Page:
One of the easiest ways to improve both your processes and the ISO 9001 QMS system continuously, is by implementing Corrective actions.
Corrective actions are much more than simply correcting (or fixing) a problem. If a component in a manufacturing machine breaks and stops the whole production process, replacing the broken part and restarting the production is a correction – not a corrective action. A corrective action can only be identified and implemented if you do a root cause analysis of why the part broke, and then put something in place that will prevent it from breaking again. That something could be as simple as a routine inspection or maintenance that will identify the part as being near the end of its lifetime and replacing it before it actually breaks.
When does it make sense to implement Corrective Action?
It is simply not possible, or economically viable to implement a Corrective Action for everything that goes wrong. Problems that only happen rarely or have very little impact on the processes and operation of the organization, don’t need corrective actions implemented. Simply correct the problem and carry on. ISO 9001 does in fact not require that corrective actions be implemented for each little problem that crops up. The corrective actions system must, however, be documented and should be used to address problems that promote continual improvement.
To save money, in the long run, it makes sense to focus on big problems that are recurring and repetitive. If you prevent these by implementing corrective actions, you will save time and money and that improves your QMS system as well as the bottom line of your organization.
Implementing Corrective Action the ISO way
When trying to solve an intricate problem, we instinctively go through a number of simple, logical steps. If we identify these steps and document them in whichever way, they work as a Corrective Action system in many of the ISO management systems, including ISO 9001.
- Problem definition.
You first need to make sure that the problem is a real one and not a perceived problem. To do this, check by using a statement that contains the phrases “Should be” and “Is”. An example would be “The engine should not run out of fuel, but it did” (or the tank is empty). If you are not able to identify what the outcome of a situation should be, the problem you are trying to identify might not be real.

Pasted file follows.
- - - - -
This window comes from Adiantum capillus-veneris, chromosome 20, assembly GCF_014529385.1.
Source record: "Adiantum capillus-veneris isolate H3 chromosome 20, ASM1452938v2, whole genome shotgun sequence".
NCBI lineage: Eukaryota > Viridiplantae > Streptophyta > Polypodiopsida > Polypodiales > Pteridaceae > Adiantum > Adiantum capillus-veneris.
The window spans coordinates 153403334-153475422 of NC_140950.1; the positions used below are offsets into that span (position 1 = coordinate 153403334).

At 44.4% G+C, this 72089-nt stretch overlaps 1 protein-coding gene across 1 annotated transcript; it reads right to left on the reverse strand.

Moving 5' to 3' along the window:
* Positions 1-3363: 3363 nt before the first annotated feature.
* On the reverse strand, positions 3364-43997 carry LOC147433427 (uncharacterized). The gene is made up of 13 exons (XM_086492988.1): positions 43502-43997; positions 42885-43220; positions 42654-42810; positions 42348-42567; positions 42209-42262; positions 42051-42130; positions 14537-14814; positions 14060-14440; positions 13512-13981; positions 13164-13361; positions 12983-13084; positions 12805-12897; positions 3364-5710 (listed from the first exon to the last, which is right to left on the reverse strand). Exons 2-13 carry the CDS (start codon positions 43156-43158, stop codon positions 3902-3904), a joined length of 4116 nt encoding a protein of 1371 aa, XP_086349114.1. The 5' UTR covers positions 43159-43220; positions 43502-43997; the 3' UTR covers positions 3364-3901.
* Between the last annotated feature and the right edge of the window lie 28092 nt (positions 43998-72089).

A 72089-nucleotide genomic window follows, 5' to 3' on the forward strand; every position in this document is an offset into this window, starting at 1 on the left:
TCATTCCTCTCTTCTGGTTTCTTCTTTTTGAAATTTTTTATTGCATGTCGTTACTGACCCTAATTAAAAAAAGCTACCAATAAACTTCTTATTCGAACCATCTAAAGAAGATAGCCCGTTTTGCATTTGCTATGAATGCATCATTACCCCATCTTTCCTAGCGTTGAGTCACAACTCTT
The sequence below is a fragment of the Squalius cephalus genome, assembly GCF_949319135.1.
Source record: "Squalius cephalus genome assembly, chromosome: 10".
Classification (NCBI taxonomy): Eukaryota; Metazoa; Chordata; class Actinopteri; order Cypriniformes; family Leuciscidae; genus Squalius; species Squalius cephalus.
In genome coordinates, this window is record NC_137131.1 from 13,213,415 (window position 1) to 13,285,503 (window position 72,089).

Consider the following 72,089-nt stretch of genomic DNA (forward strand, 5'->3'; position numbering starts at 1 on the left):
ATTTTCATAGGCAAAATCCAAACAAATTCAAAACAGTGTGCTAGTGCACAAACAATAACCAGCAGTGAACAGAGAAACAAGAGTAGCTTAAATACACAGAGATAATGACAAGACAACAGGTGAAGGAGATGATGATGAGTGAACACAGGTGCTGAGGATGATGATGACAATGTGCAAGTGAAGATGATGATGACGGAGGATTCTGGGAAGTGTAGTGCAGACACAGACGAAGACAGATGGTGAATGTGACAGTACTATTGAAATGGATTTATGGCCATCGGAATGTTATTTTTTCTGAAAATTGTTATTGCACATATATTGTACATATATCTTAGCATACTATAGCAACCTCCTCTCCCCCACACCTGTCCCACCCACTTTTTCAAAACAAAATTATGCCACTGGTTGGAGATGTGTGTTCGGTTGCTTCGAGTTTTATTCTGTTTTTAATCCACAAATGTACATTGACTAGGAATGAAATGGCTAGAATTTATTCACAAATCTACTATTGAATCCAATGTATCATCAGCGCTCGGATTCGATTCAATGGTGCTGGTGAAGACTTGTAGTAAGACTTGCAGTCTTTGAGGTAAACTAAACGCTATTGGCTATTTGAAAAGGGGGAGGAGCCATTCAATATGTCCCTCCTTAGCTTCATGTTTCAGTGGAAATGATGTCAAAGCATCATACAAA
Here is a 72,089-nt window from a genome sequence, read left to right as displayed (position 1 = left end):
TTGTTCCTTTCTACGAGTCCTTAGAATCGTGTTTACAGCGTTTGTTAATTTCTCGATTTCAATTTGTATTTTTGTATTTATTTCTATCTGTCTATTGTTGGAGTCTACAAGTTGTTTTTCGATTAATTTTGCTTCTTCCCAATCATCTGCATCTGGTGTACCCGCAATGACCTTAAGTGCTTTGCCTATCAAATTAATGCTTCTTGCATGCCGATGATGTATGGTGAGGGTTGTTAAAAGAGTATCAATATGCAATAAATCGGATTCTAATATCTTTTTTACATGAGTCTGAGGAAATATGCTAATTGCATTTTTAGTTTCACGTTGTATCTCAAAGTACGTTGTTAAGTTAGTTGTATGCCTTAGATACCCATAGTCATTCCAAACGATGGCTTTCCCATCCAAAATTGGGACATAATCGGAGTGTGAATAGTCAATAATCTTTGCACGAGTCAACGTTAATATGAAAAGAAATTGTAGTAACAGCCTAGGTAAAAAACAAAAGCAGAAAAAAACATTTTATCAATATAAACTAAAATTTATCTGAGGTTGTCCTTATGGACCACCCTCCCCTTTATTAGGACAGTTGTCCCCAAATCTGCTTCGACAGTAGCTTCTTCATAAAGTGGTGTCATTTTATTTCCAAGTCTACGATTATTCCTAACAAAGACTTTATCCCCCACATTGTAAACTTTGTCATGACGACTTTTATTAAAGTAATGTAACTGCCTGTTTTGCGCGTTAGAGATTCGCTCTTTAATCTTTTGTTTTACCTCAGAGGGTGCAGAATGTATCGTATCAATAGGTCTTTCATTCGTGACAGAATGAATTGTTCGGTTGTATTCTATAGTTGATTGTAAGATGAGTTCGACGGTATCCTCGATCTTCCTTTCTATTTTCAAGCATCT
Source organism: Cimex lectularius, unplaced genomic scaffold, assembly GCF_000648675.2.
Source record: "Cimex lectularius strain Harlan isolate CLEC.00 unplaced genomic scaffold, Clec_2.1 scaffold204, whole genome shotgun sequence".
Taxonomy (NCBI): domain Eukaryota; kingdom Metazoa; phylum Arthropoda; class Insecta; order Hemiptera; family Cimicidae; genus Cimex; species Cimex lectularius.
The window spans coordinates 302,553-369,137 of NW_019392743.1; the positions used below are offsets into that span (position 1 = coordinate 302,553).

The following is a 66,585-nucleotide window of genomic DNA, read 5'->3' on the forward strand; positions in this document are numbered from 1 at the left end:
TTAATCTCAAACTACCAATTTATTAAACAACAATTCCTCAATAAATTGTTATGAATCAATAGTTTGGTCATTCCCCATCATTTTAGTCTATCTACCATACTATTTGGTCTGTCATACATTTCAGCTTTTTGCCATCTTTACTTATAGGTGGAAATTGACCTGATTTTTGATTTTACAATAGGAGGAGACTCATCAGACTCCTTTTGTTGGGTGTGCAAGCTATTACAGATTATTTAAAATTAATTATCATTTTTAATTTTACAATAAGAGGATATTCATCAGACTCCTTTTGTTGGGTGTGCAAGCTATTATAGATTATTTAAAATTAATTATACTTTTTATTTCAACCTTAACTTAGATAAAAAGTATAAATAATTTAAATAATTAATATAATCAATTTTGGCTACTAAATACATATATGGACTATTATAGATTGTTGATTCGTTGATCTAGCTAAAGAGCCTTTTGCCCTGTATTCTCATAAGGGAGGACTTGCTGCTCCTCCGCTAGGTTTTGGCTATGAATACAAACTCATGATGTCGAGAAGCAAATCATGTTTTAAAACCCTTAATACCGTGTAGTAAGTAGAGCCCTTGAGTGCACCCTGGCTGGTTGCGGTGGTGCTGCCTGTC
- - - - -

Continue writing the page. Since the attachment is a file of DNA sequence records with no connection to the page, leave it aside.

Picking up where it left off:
- Understand the size of the problem.
If you think you have identified a problem, look at how often it happens. Has this problem happened in the past? How often? Are there specific patterns that emerge, i.e. the problem only happens on a Monday, or when it is cold. Once you have this information, it becomes a lot easier to find the root cause.
Correct or fix the problem immediately so that production can continue while you look for the underlying cause and decide what to do to fix the problem permanently. At the same time, put checks or measures in place that will enable you the identify the problem if it occurs again while you are looking for and implementing the long-term solution.
- Identify the Root Cause.
This is the complex part. How do know that you’ve found the underlying cause? There are numerous ways to do this, the simplest being asking “Why” five times to get to the original problem. There are numerous formal methodologies used, but ultimately, the aim is to dig past the surface problem.
- Design a Corrective Action.
Decide the steps that need to be taken to remove the root cause of the problem. You will also need to consider the cost and ROI.
- Implement the Corrective Action.
This step simply involves making your plan happen.
- Check that the Corrective Action works.
Once you have implemented the Corrective Action, you have to make sure that it actually works. After waiting for an appropriate amount of time, check that the problem has not occurred again. “An appropriate amount of time” can be determined easily if you know how often and when the problem occurred in the first place. This step is critical – without it, you might as well not have done anything.
If you find that the Corrective Action was not effective, i.e. the problem still occurs, it means that you have probably not identified the root cause correctly. Go back and redo the exercise.
The easy way to implement Corrective Actions
When you use the MyEasyISO system, implementing Corrective Actions becomes a breeze. At every point in your operations where it is likely that you may identify Corrective Action opportunities as a result of non-conformances, the system will seamlessly guide you through implementing a Corrective Action if required. Typical scenarios include various measuring, monitoring and inspection activities.
Corrective Actions will save you money and drive improvement
If you focus on the biggest problems identified and implement Corrective Actions for those, you will be improving continually and save money in the process. This is after all one of the best reasons tom implement a QMS in the first place.